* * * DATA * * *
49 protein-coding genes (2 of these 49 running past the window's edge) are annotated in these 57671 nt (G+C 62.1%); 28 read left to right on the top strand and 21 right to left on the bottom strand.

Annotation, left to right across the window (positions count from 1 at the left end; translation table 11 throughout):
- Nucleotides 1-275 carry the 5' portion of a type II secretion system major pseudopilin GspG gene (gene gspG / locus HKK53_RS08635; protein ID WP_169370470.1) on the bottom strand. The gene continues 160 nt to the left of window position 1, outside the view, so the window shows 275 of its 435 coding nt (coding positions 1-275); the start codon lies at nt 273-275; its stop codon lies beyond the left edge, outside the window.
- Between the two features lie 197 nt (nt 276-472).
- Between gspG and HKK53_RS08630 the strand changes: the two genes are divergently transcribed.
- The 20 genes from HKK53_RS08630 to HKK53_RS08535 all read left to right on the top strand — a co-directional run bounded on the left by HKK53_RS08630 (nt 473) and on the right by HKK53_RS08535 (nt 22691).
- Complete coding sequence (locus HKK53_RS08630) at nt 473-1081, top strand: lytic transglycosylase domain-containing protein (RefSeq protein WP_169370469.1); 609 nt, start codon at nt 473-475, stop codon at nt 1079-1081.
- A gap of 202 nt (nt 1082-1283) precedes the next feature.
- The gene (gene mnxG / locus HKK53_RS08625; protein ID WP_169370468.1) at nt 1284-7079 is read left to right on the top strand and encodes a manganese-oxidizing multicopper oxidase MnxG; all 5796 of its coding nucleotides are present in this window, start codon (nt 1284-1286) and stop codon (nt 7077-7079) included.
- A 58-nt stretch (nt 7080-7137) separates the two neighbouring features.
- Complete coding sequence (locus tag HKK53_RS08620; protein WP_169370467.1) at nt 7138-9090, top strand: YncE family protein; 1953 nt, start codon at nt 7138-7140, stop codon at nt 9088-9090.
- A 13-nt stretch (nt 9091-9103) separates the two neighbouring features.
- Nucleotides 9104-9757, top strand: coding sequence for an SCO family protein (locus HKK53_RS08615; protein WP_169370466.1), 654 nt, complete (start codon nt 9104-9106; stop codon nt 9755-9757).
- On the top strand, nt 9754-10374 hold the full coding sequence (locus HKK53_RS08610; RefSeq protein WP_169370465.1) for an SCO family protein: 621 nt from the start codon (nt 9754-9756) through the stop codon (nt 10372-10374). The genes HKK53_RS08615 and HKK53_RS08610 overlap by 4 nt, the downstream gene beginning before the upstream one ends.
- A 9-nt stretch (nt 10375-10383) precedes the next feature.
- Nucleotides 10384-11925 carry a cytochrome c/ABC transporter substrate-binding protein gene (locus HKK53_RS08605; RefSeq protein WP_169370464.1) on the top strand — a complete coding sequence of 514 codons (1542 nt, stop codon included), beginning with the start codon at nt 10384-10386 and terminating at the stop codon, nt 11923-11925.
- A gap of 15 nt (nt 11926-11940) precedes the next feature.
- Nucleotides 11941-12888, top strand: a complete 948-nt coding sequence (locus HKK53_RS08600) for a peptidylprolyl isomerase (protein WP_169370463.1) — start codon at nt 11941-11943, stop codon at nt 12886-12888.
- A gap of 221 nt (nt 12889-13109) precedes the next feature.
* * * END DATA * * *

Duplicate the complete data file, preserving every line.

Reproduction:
49 protein-coding genes (2 of these 49 running past the window's edge) are annotated in these 57671 nt (G+C 62.1%); 28 read left to right on the top strand and 21 right to left on the bottom strand.

Annotation, left to right across the window (positions count from 1 at the left end; translation table 11 throughout):
- Nucleotides 1-275 carry the 5' portion of a type II secretion system major pseudopilin GspG gene (gene gspG / locus HKK53_RS08635; protein ID WP_169370470.1) on the bottom strand. The gene continues 160 nt to the left of window position 1, outside the view, so the window shows 275 of its 435 coding nt (coding positions 1-275); the start codon lies at nt 273-275; its stop codon lies beyond the left edge, outside the window.
- Between the two features lie 197 nt (nt 276-472).
- Between gspG and HKK53_RS08630 the strand changes: the two genes are divergently transcribed.
- The 20 genes from HKK53_RS08630 to HKK53_RS08535 all read left to right on the top strand — a co-directional run bounded on the left by HKK53_RS08630 (nt 473) and on the right by HKK53_RS08535 (nt 22691).
- Complete coding sequence (locus HKK53_RS08630) at nt 473-1081, top strand: lytic transglycosylase domain-containing protein (RefSeq protein WP_169370469.1); 609 nt, start codon at nt 473-475, stop codon at nt 1079-1081.
- A gap of 202 nt (nt 1082-1283) precedes the next feature.
- The gene (gene mnxG / locus HKK53_RS08625; protein ID WP_169370468.1) at nt 1284-7079 is read left to right on the top strand and encodes a manganese-oxidizing multicopper oxidase MnxG; all 5796 of its coding nucleotides are present in this window, start codon (nt 1284-1286) and stop codon (nt 7077-7079) included.
- A 58-nt stretch (nt 7080-7137) separates the two neighbouring features.
- Complete coding sequence (locus tag HKK53_RS08620; protein WP_169370467.1) at nt 7138-9090, top strand: YncE family protein; 1953 nt, start codon at nt 7138-7140, stop codon at nt 9088-9090.
- A 13-nt stretch (nt 9091-9103) separates the two neighbouring features.
- Nucleotides 9104-9757, top strand: coding sequence for an SCO family protein (locus HKK53_RS08615; protein WP_169370466.1), 654 nt, complete (start codon nt 9104-9106; stop codon nt 9755-9757).
- On the top strand, nt 9754-10374 hold the full coding sequence (locus HKK53_RS08610; RefSeq protein WP_169370465.1) for an SCO family protein: 621 nt from the start codon (nt 9754-9756) through the stop codon (nt 10372-10374). The genes HKK53_RS08615 and HKK53_RS08610 overlap by 4 nt, the downstream gene beginning before the upstream one ends.
- A 9-nt stretch (nt 10375-10383) precedes the next feature.
- Nucleotides 10384-11925 carry a cytochrome c/ABC transporter substrate-binding protein gene (locus HKK53_RS08605; RefSeq protein WP_169370464.1) on the top strand — a complete coding sequence of 514 codons (1542 nt, stop codon included), beginning with the start codon at nt 10384-10386 and terminating at the stop codon, nt 11923-11925.
- A gap of 15 nt (nt 11926-11940) precedes the next feature.
- Nucleotides 11941-12888, top strand: a complete 948-nt coding sequence (locus HKK53_RS08600) for a peptidylprolyl isomerase (protein WP_169370463.1) — start codon at nt 11941-11943, stop codon at nt 12886-12888.
- A gap of 221 nt (nt 12889-13109) precedes the next feature.